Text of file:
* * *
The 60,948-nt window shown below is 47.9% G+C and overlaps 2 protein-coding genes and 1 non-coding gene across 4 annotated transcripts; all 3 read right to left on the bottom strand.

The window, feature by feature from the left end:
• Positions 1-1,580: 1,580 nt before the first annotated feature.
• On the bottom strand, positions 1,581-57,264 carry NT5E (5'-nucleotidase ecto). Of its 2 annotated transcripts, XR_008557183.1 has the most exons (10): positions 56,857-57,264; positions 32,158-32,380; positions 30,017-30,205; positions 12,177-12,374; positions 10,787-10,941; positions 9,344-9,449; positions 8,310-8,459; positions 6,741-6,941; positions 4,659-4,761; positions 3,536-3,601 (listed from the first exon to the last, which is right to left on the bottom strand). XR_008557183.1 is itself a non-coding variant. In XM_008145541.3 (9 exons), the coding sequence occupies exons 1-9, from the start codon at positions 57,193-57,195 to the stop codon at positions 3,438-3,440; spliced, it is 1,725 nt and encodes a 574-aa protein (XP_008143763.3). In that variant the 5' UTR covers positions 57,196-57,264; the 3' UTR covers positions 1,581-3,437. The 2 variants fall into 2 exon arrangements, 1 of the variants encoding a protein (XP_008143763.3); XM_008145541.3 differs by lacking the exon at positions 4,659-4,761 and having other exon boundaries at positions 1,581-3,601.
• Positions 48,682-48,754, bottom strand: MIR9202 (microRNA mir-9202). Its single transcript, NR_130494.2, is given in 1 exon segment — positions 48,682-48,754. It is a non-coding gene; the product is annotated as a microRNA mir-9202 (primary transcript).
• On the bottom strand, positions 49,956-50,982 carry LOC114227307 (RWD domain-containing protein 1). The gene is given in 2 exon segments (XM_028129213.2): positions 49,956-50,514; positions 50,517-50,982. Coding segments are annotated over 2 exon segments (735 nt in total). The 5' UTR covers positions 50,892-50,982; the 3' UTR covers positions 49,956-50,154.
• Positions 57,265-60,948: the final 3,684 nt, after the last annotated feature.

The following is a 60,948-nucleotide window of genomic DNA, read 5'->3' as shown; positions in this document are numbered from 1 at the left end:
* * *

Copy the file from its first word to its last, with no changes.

The 60,948-nt window shown below is 47.9% G+C and overlaps 2 protein-coding genes and 1 non-coding gene across 4 annotated transcripts; all 3 read right to left on the bottom strand.

The window, feature by feature from the left end:
• Positions 1-1,580: 1,580 nt before the first annotated feature.
• On the bottom strand, positions 1,581-57,264 carry NT5E (5'-nucleotidase ecto). Of its 2 annotated transcripts, XR_008557183.1 has the most exons (10): positions 56,857-57,264; positions 32,158-32,380; positions 30,017-30,205; positions 12,177-12,374; positions 10,787-10,941; positions 9,344-9,449; positions 8,310-8,459; positions 6,741-6,941; positions 4,659-4,761; positions 3,536-3,601 (listed from the first exon to the last, which is right to left on the bottom strand). XR_008557183.1 is itself a non-coding variant. In XM_008145541.3 (9 exons), the coding sequence occupies exons 1-9, from the start codon at positions 57,193-57,195 to the stop codon at positions 3,438-3,440; spliced, it is 1,725 nt and encodes a 574-aa protein (XP_008143763.3). In that variant the 5' UTR covers positions 57,196-57,264; the 3' UTR covers positions 1,581-3,437. The 2 variants fall into 2 exon arrangements, 1 of the variants encoding a protein (XP_008143763.3); XM_008145541.3 differs by lacking the exon at positions 4,659-4,761 and having other exon boundaries at positions 1,581-3,601.
• Positions 48,682-48,754, bottom strand: MIR9202 (microRNA mir-9202). Its single transcript, NR_130494.2, is given in 1 exon segment — positions 48,682-48,754. It is a non-coding gene; the product is annotated as a microRNA mir-9202 (primary transcript).
• On the bottom strand, positions 49,956-50,982 carry LOC114227307 (RWD domain-containing protein 1). The gene is given in 2 exon segments (XM_028129213.2): positions 49,956-50,514; positions 50,517-50,982. Coding segments are annotated over 2 exon segments (735 nt in total). The 5' UTR covers positions 50,892-50,982; the 3' UTR covers positions 49,956-50,154.
• Positions 57,265-60,948: the final 3,684 nt, after the last annotated feature.

The following is a 60,948-nucleotide window of genomic DNA, read 5'->3' as shown; positions in this document are numbered from 1 at the left end: